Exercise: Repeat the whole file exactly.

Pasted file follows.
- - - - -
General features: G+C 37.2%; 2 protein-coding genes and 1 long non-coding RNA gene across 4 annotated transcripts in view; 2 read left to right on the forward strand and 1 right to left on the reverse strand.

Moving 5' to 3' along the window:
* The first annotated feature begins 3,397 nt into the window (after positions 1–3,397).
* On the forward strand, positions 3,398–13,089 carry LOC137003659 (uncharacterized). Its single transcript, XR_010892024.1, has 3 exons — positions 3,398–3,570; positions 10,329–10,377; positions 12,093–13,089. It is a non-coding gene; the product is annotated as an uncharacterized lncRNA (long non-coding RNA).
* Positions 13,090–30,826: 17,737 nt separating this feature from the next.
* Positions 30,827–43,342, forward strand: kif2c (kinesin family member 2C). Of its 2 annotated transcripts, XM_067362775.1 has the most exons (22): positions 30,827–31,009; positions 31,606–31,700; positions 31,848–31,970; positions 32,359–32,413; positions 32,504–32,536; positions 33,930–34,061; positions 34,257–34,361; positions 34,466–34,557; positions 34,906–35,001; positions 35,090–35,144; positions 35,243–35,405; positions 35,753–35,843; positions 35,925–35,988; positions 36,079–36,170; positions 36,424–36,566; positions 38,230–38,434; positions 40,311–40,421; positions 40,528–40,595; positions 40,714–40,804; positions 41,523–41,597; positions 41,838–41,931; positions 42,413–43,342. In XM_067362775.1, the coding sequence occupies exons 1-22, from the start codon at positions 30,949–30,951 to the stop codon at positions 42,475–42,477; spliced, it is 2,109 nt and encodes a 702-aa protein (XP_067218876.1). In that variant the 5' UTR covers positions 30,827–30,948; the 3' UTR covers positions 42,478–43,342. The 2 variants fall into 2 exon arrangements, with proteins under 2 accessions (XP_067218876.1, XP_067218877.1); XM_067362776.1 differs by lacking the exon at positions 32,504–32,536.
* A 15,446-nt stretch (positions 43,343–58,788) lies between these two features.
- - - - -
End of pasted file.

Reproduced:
General features: G+C 37.2%; 2 protein-coding genes and 1 long non-coding RNA gene across 4 annotated transcripts in view; 2 read left to right on the forward strand and 1 right to left on the reverse strand.

Moving 5' to 3' along the window:
* The first annotated feature begins 3,397 nt into the window (after positions 1–3,397).
* On the forward strand, positions 3,398–13,089 carry LOC137003659 (uncharacterized). Its single transcript, XR_010892024.1, has 3 exons — positions 3,398–3,570; positions 10,329–10,377; positions 12,093–13,089. It is a non-coding gene; the product is annotated as an uncharacterized lncRNA (long non-coding RNA).
* Positions 13,090–30,826: 17,737 nt separating this feature from the next.
* Positions 30,827–43,342, forward strand: kif2c (kinesin family member 2C). Of its 2 annotated transcripts, XM_067362775.1 has the most exons (22): positions 30,827–31,009; positions 31,606–31,700; positions 31,848–31,970; positions 32,359–32,413; positions 32,504–32,536; positions 33,930–34,061; positions 34,257–34,361; positions 34,466–34,557; positions 34,906–35,001; positions 35,090–35,144; positions 35,243–35,405; positions 35,753–35,843; positions 35,925–35,988; positions 36,079–36,170; positions 36,424–36,566; positions 38,230–38,434; positions 40,311–40,421; positions 40,528–40,595; positions 40,714–40,804; positions 41,523–41,597; positions 41,838–41,931; positions 42,413–43,342. In XM_067362775.1, the coding sequence occupies exons 1-22, from the start codon at positions 30,949–30,951 to the stop codon at positions 42,475–42,477; spliced, it is 2,109 nt and encodes a 702-aa protein (XP_067218876.1). In that variant the 5' UTR covers positions 30,827–30,948; the 3' UTR covers positions 42,478–43,342. The 2 variants fall into 2 exon arrangements, with proteins under 2 accessions (XP_067218876.1, XP_067218877.1); XM_067362776.1 differs by lacking the exon at positions 32,504–32,536.
* A 15,446-nt stretch (positions 43,343–58,788) lies between these two features.